GRANITE CITY, Ill. (AP) — The owner of an Illinois storage lot is dismissing police claims that a raid of the business on the five-year anniversary of his brother's deadly rampage during a Missouri city council meeting was merely coincidence.
Investigators on Thursday seized what they say were three suspected stolen vehicles and a tractor-trailer from Paul Thornton's Scrap Solutions in Granite City, just northeast of St. Louis. Thornton, who has not been charged, said he can document that he owns the vehicles and that a towing company owns the semi rig.
The raid came a half decade since Thornton's brother, Charles 'Cookie' Thornton, 52, opened fire at Kirkwood City Hall, gunning down two police officers, two council members and the St. Louis suburb's public works director before being killed by police. Kirkwood's mayor, who was shot in the head during the gunfire, died months later.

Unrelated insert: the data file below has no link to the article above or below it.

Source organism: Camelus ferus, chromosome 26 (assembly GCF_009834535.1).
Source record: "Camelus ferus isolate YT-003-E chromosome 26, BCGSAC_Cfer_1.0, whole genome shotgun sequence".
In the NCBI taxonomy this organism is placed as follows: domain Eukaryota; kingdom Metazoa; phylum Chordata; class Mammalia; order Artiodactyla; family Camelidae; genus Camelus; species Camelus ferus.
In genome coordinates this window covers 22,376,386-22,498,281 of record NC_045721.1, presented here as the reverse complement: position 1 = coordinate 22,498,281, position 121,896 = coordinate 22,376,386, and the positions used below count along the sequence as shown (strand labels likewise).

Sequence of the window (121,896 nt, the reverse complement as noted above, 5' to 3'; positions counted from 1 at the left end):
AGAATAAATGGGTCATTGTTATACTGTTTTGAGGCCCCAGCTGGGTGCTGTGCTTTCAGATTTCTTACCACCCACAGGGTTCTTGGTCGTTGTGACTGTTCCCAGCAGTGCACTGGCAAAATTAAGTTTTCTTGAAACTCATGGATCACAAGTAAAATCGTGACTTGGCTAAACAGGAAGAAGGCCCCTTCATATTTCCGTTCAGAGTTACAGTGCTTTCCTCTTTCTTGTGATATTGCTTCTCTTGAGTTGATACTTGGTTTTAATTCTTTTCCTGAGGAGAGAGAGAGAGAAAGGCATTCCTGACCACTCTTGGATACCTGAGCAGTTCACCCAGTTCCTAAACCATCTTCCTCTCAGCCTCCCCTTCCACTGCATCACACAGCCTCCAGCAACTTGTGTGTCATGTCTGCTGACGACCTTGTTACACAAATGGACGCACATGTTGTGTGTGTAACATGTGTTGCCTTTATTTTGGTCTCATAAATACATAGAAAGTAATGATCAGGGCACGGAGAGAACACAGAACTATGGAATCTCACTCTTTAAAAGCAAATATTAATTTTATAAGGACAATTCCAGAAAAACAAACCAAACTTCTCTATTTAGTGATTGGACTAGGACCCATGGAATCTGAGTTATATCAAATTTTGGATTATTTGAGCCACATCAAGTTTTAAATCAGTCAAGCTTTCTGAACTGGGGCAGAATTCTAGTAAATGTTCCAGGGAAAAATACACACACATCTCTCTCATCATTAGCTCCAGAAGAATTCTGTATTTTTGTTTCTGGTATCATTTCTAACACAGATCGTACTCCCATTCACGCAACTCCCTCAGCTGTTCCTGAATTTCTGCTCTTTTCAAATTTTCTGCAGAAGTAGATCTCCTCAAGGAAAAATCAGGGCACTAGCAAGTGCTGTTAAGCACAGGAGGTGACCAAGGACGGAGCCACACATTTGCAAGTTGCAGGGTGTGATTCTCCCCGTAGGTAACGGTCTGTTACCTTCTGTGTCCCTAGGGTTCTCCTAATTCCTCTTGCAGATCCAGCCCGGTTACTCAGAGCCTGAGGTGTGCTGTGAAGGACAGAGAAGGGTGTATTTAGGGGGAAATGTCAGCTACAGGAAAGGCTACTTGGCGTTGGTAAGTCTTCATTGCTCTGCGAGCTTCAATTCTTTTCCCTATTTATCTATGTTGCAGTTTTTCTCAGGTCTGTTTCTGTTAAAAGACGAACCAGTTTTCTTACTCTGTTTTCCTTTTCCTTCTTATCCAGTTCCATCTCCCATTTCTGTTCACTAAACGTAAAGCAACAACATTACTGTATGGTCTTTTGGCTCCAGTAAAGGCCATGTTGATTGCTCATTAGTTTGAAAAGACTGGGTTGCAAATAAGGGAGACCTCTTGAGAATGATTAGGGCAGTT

Gary Brewer Sr., head of a regional auto-theft task force, said that officers executed a search warrant at the auto storage lot, said Thursday's seizures of the vehicles was a coincidence, insisting he wasn't aware of Paul Thornton's connection to his late brother. Brewer said the lot was used to dismantle stolen cars.
Paul Thornton, who was not at the lot when police arrived Thursday, questioned the timing, pressing that 'every police officer in the world knows when other police officers get killed.'
Before his 2008 rampage, Charles Thornton had a contentious relationship with Kirkwood city officials that dated back years. As the owner of a small contracting company, he was cited multiple times for violating municipal codes, and he was arrested twice in City Hall for disorderly conduct when he criticized officials during council meetings.